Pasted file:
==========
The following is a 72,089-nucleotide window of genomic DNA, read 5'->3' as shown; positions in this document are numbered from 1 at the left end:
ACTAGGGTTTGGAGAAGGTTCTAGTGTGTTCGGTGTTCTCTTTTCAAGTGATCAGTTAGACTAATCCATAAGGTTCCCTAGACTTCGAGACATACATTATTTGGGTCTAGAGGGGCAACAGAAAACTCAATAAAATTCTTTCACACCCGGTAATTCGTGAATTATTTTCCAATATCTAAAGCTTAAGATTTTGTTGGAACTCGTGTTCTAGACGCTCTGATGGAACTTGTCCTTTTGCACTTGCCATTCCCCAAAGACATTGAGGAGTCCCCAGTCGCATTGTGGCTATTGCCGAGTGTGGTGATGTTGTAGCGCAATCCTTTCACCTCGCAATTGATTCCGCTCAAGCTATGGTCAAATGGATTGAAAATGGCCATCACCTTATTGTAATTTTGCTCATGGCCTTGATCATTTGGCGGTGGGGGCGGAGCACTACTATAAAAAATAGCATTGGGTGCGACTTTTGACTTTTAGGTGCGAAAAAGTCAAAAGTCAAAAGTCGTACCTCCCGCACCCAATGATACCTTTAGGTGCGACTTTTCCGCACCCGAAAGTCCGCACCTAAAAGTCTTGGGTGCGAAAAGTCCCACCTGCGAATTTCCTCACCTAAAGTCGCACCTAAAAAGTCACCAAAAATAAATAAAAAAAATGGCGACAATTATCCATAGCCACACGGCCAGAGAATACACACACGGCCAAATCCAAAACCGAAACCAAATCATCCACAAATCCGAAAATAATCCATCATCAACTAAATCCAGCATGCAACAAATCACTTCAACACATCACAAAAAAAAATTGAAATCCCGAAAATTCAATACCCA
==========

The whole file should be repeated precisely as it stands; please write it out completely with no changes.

The following is a 72,089-nucleotide window of genomic DNA, read 5'->3' as shown; positions in this document are numbered from 1 at the left end:
ACTAGGGTTTGGAGAAGGTTCTAGTGTGTTCGGTGTTCTCTTTTCAAGTGATCAGTTAGACTAATCCATAAGGTTCCCTAGACTTCGAGACATACATTATTTGGGTCTAGAGGGGCAACAGAAAACTCAATAAAATTCTTTCACACCCGGTAATTCGTGAATTATTTTCCAATATCTAAAGCTTAAGATTTTGTTGGAACTCGTGTTCTAGACGCTCTGATGGAACTTGTCCTTTTGCACTTGCCATTCCCCAAAGACATTGAGGAGTCCCCAGTCGCATTGTGGCTATTGCCGAGTGTGGTGATGTTGTAGCGCAATCCTTTCACCTCGCAATTGATTCCGCTCAAGCTATGGTCAAATGGATTGAAAATGGCCATCACCTTATTGTAATTTTGCTCATGGCCTTGATCATTTGGCGGTGGGGGCGGAGCACTACTATAAAAAATAGCATTGGGTGCGACTTTTGACTTTTAGGTGCGAAAAAGTCAAAAGTCAAAAGTCGTACCTCCCGCACCCAATGATACCTTTAGGTGCGACTTTTCCGCACCCGAAAGTCCGCACCTAAAAGTCTTGGGTGCGAAAAGTCCCACCTGCGAATTTCCTCACCTAAAGTCGCACCTAAAAAGTCACCAAAAATAAATAAAAAAAATGGCGACAATTATCCATAGCCACACGGCCAGAGAATACACACACGGCCAAATCCAAAACCGAAACCAAATCATCCACAAATCCGAAAATAATCCATCATCAACTAAATCCAGCATGCAACAAATCACTTCAACACATCACAAAAAAAAATTGAAATCCCGAAAATTCAATACCCA